serving their original purpose; in fact, they are acting directly contrary to their original purpose. Thus, the bargainers’ first motive will lead them to adopt a sort of ‘defeasibility clause’ to complement the restrictions they’ve already adopted, and to address just this concern. Such a clause will allow them to override the restrictions anytime doing so is a necessary means to avoiding the dangers uniquely posed by free-riders.
As it emerges from the bargainers’ first motive, though, this ‘defeasibility clause’ would appear to permit intuitively impermissible exceptions. However, the clause takes on additional features when it is modified so as also to fit the bargainers’ second motivation. The personhood-respecting motive legislates against seemingly impermissible exceptions (for example, the exception to the restriction on killing others required in the case of ‘Transplant.’16) while still allowing for exceptions in cases of, for example, self-defense. The result of all this, then, is that we see that the bargainers’ twofold motivation will lead them to adopt genuinely deontological constraints and a ‘defeasibility clause’ that generates the principled exceptions that would seem to be an integral part of any worthwhile system of morality. I will then conclude the chapter with a brief discussion of thresholds, which constitute a further modification to the constraints. I. The self-interest-maximizing motive and restrictions on the pursuit of individual good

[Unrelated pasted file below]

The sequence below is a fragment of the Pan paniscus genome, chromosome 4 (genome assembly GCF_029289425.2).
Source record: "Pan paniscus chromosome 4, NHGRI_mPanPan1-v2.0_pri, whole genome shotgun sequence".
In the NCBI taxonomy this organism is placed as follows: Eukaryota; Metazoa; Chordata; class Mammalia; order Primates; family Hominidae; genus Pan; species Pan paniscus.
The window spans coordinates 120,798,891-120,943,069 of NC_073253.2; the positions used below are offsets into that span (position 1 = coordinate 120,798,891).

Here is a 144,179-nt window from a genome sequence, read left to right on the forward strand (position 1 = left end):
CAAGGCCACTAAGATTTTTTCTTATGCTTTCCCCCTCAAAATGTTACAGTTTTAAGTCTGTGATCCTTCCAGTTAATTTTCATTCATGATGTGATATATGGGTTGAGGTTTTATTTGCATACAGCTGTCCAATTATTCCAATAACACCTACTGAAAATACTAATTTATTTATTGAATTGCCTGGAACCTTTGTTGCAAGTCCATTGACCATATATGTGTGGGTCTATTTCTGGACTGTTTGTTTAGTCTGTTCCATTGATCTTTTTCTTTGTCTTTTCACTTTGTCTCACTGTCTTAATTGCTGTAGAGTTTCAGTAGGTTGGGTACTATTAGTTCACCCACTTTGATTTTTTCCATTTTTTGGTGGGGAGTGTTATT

Let us start by examining the bargainers’ first motivation – their desire to maximize self-interest. It has long been the hallmark of social contract theories that they demonstrate that a set of rational bargainers will accept a set of advantage-overriding restrictions on their behavior because, ultimately, accepting these restrictions is in their best self-interest. As David Gauthier puts the point, “Duty overrides advantage, but the acceptance of duty is truly advantageous.”17 This feature of contractarian thought is fairly obvious and standard, and can easily be illustrated by the example of the “Prisoners’ Dilemma.”
possible that these prohibitions too may be overridden (in threshold circumstances, for example), they cannot be overridden just anytime doing so will result in the greater good.
16 ‘Transplant’: the example comes from Phillipa Foot, and asks us to imagine a scenario wherein a relatively healthy, innocent hospital patient is sacrificed so that his organs may be re-distributed to save the lives of five otherwise terminally ill patients.
Gauthier, David. Morals By Agreement. New York: Clarendon Press, Oxford, 1986. p. 2.